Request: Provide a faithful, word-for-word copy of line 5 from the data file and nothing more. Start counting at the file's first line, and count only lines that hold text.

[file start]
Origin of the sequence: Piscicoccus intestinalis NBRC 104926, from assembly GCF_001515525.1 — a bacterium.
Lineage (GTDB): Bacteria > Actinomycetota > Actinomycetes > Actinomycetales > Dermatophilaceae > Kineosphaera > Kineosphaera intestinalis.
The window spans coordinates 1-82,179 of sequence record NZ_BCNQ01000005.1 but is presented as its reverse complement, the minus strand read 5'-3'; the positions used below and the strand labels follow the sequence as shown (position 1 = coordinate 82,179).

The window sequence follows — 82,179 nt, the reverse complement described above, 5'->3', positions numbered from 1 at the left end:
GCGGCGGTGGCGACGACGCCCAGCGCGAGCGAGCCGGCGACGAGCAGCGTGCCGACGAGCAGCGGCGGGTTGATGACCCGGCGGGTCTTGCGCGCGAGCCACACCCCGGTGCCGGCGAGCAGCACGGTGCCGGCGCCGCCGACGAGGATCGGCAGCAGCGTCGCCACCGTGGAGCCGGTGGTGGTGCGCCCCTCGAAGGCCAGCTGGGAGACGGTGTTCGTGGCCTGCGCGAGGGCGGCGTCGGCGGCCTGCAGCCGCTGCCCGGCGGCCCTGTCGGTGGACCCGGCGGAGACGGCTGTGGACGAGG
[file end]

GCGGCGGTGGCGACGACGCCCAGCGCGAGCGAGCCGGCGACGAGCAGCGTGCCGACGAGCAGCGGCGGGTTGATGACCCGGCGGGTCTTGCGCGCGAGCCACACCCCGGTGCCGGCGAGCAGCACGGTGCCGGCGCCGCCGACGAGGATCGGCAGCAGCGTCGCCACCGTGGAGCCGGTGGTGGTGCGCCCCTCGAAGGCCAGCTGGGAGACGGTGTTCGTGGCCTGCGCGAGGGCGGCGTCGGCGGCCTGCAGCCGCTGCCCGGCGGCCCTGTCGGTGGACCCGGCGGAGACGGCTGTGGACGAGG